Cybersecurity is a multidimensional problem that demands multidisciplinary attention. The Department of Homeland Security (DHS) Science and Technology Directorate’s (S&T) Cyber Risk Economics (CYRIE) project supports research into the business, legal, technical and behavioral aspects of the economics of cyber-threats, vulnerabilities and controls. CYRIE R&D emphasizes empirically based measurement, modeling and evaluation of:
- Investment into cybersecurity controls (technology, regulatory, and legal) by private-sector, government and private actors;
- Impact of investment on the probability, severity and consequences of actual risks and resulting cost and harm;
- Value of the correlation between business performance measures and evaluations of cybersecurity investments and impacts; and
- Incentives to optimize the investments, impacts and value basis of cyber-risk management.
In 2013, then-President Barack Obama signed Executive Order 13636, Improving Critical Infrastructure Cybersecurity, and Presidential Policy Directive 21, Critical Infrastructure Security and Resilience. Both are aimed at enhancing the capability of owners and operators of the nation’s critical infrastructure to protect against cyberattacks.
These policy documents gave DHS S&T a coordinating role in pursuing the cybersecurity objectives outlined in each document and directed the National Institute of Standards and Technology (NIST) to develop a voluntary framework owners and operators could use to improve their cybersecurity posture. DHS led an interagency working group focused on cyber economic incentives and with the Departments of Commerce and Treasury prepared an analysis of federal policy options for encouraging adoption of the NIST framework.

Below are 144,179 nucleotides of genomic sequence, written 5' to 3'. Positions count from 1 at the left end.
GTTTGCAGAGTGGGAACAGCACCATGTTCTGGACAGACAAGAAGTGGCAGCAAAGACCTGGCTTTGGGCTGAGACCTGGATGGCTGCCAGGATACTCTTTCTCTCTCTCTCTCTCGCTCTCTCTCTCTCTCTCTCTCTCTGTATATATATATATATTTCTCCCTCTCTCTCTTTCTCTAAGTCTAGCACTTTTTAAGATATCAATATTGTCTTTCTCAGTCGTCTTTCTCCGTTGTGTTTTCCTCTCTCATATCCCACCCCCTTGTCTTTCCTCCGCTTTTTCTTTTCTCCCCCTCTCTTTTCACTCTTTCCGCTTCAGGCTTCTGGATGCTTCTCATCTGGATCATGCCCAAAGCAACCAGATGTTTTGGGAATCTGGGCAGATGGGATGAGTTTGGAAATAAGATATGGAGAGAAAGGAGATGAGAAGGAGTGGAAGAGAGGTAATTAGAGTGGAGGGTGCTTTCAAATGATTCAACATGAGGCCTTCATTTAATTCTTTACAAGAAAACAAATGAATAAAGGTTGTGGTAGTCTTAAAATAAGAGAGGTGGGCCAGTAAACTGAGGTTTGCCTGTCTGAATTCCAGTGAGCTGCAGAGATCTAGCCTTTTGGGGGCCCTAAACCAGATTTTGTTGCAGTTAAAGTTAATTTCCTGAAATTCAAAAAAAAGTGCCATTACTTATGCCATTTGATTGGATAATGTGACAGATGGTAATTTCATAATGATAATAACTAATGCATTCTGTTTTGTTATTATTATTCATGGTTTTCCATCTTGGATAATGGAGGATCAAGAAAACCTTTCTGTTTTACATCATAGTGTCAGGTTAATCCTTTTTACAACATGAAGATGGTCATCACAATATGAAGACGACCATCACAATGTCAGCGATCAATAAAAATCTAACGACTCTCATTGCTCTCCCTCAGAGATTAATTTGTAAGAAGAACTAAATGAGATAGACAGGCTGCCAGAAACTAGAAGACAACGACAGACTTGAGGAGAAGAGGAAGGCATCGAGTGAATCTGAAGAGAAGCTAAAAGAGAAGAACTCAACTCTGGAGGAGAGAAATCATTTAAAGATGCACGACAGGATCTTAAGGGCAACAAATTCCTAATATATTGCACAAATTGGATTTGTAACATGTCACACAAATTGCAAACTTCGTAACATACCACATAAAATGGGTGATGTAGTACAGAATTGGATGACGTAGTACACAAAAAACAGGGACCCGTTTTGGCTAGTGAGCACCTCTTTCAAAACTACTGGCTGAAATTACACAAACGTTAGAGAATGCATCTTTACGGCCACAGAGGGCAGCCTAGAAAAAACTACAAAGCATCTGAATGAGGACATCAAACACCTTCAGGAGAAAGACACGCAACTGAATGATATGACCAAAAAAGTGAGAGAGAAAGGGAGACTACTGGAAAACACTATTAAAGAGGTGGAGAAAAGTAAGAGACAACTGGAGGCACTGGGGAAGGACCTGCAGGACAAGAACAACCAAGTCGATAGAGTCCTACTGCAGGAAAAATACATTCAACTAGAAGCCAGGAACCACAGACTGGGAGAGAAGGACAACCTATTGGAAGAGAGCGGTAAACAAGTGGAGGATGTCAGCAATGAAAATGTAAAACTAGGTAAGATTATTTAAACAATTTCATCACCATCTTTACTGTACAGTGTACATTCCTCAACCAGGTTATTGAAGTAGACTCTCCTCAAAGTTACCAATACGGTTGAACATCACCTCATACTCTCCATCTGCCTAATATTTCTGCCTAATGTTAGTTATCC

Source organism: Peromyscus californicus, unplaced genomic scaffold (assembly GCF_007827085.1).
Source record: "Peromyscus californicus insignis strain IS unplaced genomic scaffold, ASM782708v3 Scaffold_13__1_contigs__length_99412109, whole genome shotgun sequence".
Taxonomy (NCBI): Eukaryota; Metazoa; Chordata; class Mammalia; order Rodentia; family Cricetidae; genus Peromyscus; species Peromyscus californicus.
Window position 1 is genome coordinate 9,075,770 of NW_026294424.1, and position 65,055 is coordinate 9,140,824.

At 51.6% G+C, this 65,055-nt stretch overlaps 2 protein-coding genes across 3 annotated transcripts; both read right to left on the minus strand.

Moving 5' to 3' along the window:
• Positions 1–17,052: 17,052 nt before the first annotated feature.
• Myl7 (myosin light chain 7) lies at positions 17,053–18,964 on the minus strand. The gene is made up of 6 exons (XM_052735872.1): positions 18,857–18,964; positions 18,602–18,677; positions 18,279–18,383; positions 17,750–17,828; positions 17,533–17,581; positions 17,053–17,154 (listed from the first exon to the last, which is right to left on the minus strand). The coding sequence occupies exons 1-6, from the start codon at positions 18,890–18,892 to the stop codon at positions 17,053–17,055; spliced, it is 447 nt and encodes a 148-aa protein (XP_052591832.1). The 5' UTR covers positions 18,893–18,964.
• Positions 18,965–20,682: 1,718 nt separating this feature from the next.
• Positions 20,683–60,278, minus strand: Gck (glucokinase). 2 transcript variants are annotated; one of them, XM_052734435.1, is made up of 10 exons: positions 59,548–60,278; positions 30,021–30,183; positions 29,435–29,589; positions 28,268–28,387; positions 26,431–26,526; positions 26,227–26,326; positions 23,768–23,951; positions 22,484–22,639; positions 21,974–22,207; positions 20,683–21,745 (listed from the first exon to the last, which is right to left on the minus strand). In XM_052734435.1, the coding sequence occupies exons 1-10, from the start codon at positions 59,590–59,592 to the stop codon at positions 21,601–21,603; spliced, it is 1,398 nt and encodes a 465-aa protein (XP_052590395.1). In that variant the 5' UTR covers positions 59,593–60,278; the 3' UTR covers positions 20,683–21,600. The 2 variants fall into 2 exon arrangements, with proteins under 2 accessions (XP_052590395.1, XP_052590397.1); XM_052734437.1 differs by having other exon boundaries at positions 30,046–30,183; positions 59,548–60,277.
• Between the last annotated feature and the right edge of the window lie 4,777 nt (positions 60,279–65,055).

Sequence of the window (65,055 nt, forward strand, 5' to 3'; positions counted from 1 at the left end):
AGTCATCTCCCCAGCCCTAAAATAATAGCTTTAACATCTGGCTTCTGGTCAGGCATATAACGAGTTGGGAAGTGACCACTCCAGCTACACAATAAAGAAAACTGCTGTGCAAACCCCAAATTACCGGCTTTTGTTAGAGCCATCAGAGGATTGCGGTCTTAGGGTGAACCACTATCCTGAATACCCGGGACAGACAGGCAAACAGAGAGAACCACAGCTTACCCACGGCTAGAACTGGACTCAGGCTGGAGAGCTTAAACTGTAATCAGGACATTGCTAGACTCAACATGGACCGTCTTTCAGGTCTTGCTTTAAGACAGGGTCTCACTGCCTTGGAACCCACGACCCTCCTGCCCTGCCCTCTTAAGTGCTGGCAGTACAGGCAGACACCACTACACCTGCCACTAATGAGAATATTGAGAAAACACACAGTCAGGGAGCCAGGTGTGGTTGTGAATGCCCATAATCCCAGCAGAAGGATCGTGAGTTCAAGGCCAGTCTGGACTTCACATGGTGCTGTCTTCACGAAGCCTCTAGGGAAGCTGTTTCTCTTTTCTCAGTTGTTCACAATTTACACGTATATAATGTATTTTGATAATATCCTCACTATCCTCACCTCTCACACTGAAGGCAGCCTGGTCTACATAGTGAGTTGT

The working group and resulting analysis focused primarily on policy and incentives from a microeconomic-based view of marginal costs and benefits of adoption. While this analysis provided a solid start for the study of incentives in cybersecurity, a more holistic approach to research in the area of cyber-risk economics is clearly needed, one that incorporate perspectives on security decisions and behavior from a wide range of social and behavioral sciences.
The CYRIE project endeavors to improve the value-based decision-making of those who own, operate, protect and regulate the nation’s vital data assets and critical infrastructure. The project looks beyond the traditional economic-based view of incentives for cybersecurity—a view in which individuals are assumed to be rational actors who know how to maximize their well-being—and considers a broader array of factors that include business, legal and behavior economics. In this way, CYRIE R&D can more effectively address strategy and tactics for optimal cyber-risk avoidance, acceptance, mitigation and transfer.
CYRIE executes its vision along four related dimensions:
- Investment—How and why cybersecurity investments are made.
- Impact—What impact those investments have on risk and harm when controls are inadequate to protect against cyber-disruptions, including understanding the impact on information and functions as well as component and systemic consequences.
- Value—What is the relationship between cybersecurity risk—both the anticipated risk that leads to specific levels and mix of investments in controls and realized risk as measured by incident impact evaluations—and conventional business performance and financial frameworks such as competitive advantage, return on investment and liability.
- Incentives—What incentives are needed to encourage optimal cyber-risk management. Broad attention to incentives is essential given the shared nature of the cyber environment, the gap between the limited private costs and potentially vast social costs incurred following cybersecurity failures, and the negative externalities that result from this gap.